Years ago, a veteran told me, "I was never really prepared for the reality of war."
As a psychotherapist, I often think about his powerful observation when I work with people who have suffered various kinds of trauma. His comment continues to prove true as I hear stories from people who have been affected deeply by trauma, whether war, abuse, crime or a severe accident.
There are several realities to the experience of trauma, which we can describe generally as a situation that is a shock to the system of the human being. The experience calls upon all of our resources -- physical, mental, emotional and spiritual -- to survive.
After survival, however, the person continues to feel the reverberations of the event. These after-effects may show up in many ways.
Hypervigilance. Keeping highly watchful is an important survival skill in wartime. In ordinary life, however, this watchfulness creates huge problems; the veteran is unable to relax and perhaps may find himself or herself suspicious of others, having difficulty in crowds and certain situations, even close relationships.
Drug and alcohol abuse and addiction. Mood-altering substances may seem to help veterans relax the super-vigilance, stop nightmares of painful image-memories, and numb emotions that may be too difficult to bear or even identify. Use of drugs and alcohol, however, can cause serious physical health problems, and contribute to further depression since alcohol actually depresses the central nervous system and other chemicals play havoc with brain chemistry generally. Addiction, too, can create even bigger problems for the veteran.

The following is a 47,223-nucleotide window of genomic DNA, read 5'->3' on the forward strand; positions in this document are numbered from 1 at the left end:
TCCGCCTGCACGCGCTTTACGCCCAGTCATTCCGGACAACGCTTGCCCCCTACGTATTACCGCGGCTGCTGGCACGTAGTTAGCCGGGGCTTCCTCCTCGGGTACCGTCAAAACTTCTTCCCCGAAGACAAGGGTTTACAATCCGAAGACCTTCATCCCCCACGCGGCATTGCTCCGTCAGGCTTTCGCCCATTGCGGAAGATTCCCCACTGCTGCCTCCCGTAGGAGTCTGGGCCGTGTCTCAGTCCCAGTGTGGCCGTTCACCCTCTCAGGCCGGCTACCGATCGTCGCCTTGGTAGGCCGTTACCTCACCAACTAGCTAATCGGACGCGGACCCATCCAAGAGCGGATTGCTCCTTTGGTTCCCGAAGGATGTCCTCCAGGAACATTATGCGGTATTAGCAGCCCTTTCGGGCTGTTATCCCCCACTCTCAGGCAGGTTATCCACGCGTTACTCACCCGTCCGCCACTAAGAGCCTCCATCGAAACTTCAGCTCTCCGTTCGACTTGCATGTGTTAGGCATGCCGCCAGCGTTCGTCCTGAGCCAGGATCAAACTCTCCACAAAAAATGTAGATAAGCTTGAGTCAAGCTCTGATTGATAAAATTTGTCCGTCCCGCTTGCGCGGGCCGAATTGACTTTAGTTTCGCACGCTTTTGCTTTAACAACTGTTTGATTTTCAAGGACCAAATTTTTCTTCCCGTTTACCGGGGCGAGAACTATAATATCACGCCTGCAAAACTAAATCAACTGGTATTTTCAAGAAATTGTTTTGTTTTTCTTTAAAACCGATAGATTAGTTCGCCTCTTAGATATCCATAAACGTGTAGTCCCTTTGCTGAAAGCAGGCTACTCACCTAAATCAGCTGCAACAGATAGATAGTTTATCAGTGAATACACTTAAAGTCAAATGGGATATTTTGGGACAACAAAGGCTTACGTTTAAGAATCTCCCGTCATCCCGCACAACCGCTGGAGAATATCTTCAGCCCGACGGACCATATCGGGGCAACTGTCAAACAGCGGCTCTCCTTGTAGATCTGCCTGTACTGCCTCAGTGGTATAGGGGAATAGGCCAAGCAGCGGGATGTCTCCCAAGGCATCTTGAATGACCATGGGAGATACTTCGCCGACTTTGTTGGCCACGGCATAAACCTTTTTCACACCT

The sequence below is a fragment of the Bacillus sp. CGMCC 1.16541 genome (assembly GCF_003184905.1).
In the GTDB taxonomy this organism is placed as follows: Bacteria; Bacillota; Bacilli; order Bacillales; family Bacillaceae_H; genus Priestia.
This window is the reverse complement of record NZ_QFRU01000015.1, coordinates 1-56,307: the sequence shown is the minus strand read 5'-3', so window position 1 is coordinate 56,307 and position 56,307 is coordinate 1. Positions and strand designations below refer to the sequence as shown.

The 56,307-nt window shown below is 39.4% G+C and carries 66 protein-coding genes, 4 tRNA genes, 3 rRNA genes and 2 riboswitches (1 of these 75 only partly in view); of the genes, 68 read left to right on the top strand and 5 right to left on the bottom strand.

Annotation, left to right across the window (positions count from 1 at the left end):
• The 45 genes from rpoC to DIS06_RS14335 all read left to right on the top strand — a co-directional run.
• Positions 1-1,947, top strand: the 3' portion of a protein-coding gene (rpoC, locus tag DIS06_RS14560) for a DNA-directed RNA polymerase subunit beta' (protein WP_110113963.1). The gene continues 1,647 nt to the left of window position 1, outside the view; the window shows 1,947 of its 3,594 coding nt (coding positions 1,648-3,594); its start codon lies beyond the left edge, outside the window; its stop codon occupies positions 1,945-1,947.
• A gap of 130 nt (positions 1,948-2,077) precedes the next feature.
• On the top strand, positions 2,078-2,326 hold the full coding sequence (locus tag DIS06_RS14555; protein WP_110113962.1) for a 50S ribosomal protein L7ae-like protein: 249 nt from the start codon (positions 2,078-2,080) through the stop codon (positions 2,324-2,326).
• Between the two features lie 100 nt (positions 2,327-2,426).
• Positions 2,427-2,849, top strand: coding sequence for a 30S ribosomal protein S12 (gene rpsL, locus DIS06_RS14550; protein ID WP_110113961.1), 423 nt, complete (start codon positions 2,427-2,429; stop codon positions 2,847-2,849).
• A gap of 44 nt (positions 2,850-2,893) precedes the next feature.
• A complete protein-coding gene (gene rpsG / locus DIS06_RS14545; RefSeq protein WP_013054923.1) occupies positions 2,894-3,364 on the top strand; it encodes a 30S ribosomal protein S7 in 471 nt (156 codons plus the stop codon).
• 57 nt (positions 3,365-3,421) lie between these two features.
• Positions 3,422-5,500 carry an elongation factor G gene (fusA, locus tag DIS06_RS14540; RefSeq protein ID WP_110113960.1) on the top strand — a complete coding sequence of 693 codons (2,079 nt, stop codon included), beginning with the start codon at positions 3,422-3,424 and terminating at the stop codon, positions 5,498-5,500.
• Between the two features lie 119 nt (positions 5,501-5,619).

Many veterans shy away from talking about their experiences or reaching for help because they do not believe help or healing is possible. However, the good news is that healing IS possible, as we are able to understand more clearly than ever before the components of trauma and the needs for true recovery. The first step is to admit that the war experience has affected you, perhaps even in ways that you cannot name. The next step is to reach out for resources that reduce isolation, which in itself causes depression and emotional distress.
New scientific research is helping us understand more clearly how traumatic experiences are stored in the body and mind. Therefore, while traditional counseling is important, other means of help are equally valuable.
Experiential modes of psychotherapy -- such as EMDR, creative arts therapies and psychodrama -- are extremely helpful in accessing the parts of the brain where trauma memories reside. So are various kinds of bodywork treatments and other modalities. Some veterans have found that regimens of breathing, yoga and energy work, including Reiki, are relaxing and stabilizing -- sometimes reducing physical pain or distress as well as contributing to mental, physical and neurological calming.
Psychologist Ed Tick has documented significant healing of veterans in his 2005 book, War and the Soul and the newer Warrior's Return: Restoring the Soul After War that include genuine connections with older veterans and others in the community, Native American ceremony and sweat lodges, storytelling and other non-medical means.
Sometimes the best healer is the hope that is generated within a human being by knowing someone who has survived trauma and has found healing and peace.